10 Best Hiking Trails near Bozeman, MT
In the mountainous region of Southwest Montana, Bozeman is a university city with significant outdoor appeal. The sprawling Custer Gallatin National Forest surrounds the town, inviting public parks stem from the city streets, and several quintessential Montana hiking trails spiderweb throughout these wide-open spaces.
The Gallatin Valley Land Trust maintains several excellent in-town routes within their “Main Street to the Mountains” trail network. This ever-expanding network has family-friendly hikes, great sunset routes, and endless connecter trails for all-day adventures.
And classic Montana landscapes await outside city limits within the surrounding national forest. This lodgepole pine-infused landscape has more hiking trails than days in the year. From high-mountain pursuits to leisurely creekside ambles, every hike in Custer Gallatin offers a postcard adventure.
Discover a memorable Montana adventure with our list of the top hiking trails near Bozeman.
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1. College “M” Trail
At the mouth of Bridger Canyon on the northeast side of town, the College “M” Trail is one of the most popular hiking trails in Bozeman. The large "M" on the mountainside represents the hometown Montana State University. And it serves as a beacon to those interested in a hike. What makes the route so popular is its access, relative ease, and high return on views.
Hikers have two options to ascend to the "M." From the trailhead, a steep path to the right takes a more direct approach, while the trail to the left offers a more winding and less steep route. Choose your own adventure at the beginning here, with both routes climbing over 700 feet to the “M.” For a round trip, expect to traverse between two and three miles.
Because of its relative ease and proximity to town, the College “M” Trail is very well-trodden. It’s popular for quick mountain exercise and first-time hikes for visiting friends and family. Arrive early to the parking area if you're hoping for a spot close to the trailhead.
Or, if the parking lot is full, the trailhead for Drinking Horse Mountain is across Highway 86, with extra parking spots and a pedestrian tunnel.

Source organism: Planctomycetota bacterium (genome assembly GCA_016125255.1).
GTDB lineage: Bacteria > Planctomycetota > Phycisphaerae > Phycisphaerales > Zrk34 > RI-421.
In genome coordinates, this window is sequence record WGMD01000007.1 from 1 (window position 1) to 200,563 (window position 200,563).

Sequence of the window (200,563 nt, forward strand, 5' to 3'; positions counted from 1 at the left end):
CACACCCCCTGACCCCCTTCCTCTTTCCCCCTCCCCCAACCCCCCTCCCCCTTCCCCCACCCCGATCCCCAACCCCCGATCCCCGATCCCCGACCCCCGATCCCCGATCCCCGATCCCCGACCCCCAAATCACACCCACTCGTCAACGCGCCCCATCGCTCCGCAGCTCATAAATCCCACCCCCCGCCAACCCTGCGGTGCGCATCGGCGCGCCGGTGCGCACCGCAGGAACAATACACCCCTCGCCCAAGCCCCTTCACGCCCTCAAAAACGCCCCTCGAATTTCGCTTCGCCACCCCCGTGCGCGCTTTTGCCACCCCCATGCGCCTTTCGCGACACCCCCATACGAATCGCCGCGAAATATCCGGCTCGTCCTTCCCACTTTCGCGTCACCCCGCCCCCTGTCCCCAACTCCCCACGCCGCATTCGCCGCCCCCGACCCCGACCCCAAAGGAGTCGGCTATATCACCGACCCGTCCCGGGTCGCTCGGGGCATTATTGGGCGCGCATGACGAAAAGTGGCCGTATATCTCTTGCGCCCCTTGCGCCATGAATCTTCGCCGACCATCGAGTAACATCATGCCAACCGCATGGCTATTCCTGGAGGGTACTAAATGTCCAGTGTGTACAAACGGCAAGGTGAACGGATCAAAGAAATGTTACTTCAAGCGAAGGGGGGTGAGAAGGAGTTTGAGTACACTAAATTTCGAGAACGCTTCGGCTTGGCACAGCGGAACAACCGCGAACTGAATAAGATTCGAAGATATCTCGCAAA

2. Drinking Horse Mountain
Drinking Horse Mountain is a National Recreation Trail across Highway 86 from the popular College “M” Trail. It offers a scenic 2.2-mile, figure-eight loop with benches and several scenic viewpoints along the way. Because of its relatively short length and rewarding views, it’s a popular trail for families and first-time hikers.
Seasoned trekkers also appreciate the bountiful landscapes offered by the trail. With 700 feet of elevation gain, the trail tops out with alpine terrain, sometimes filled with wildflowers. This elevation affords an excellent view of the Gallatin Valley and the Bridger Mountains nearby.
The figure-eight loop construction of the trail leads to a choose-your-own-adventure with regards to steepness. The trail begins by crossing a scenic bridge over Bridger Creek, and then users can take the steeper or more winding route to the top. Plan for some extra time to enjoy the views at the summit.
3. Peets Hill, Burke Park
Burke Park, off Main Street east of downtown, is one of the most popular in-town hiking trails. Also known as “Peets Hill,” the outdoor space blends with the surrounding city, making it easy for impromptu excursions. It features a short climb and a flat hike on a plateau overlooking the surrounding countryside and city. This elevated landscape makes Peets Hill particularly popular for sunset hikes.
Most users access the trail somewhere along Church Street, a few blocks south of Main Street. The Bozeman Public Library also lends access with a paved path that first traverses next to the Bozeman Sculpture Park. This area is also where users can pick up the gravel Gallagator Trail.
Several routes weave throughout the 41-acre Burke Park. And while there’s plenty of space to explore and get a good hike, the elevated stature of the area makes it hard to get lost. The most extended trek available stretches approximately a mile south to connect with Sourdough Road. The entire area is exposed to the sun, making it a hot hike in the summer.
4. Storm Castle Peak
The expansive Custer Gallatin National Forest surrounds all sides of Bozeman with endless trails to follow. An iconic route in the forest, accessed from Highway 191 heading south to Big Sky, is Storm Castle Peak Trail. This relatively short trail doesn’t skimp on elevation gain, with nearly 2,000 feet gained in just over two miles.
But the quick elevation gain pays off upon reaching the top of the 7,170-foot Storm Castle Peak, also known as Castle Rock. This promontory offers extensive views of the Gallatin River Canyon and other surrounding mountains. A unique archway feature at the top is also a popular spot for photographs.
From Four Corners on the west side of Bozeman, it’s approximately a 17-mile drive on Highway 191 to reach Squaw Creek Bridge, which leads to the trailhead. The gate across Squaw Creek Bridge is seasonally open in the spring, summer, and fall. It’s a two-mile drive on a gravel road after crossing the bridge. And less than a mile farther down Squaw Creek Road, Spire Rock Campground awaits as one the best campgrounds near Bozeman.
5. Bear Trap Canyon National Recreation Trail
Bear Trap Canyon offers a fantastic hike into the Lee Metcalf Wilderness outside of Bozeman. From Four Corners on the west side of town, it’s approximately a 25-mile drive on Highway 84 to reach the trailhead. The last three miles of the drive are on a partially maintained gravel road, accessible to low-clearance vehicles.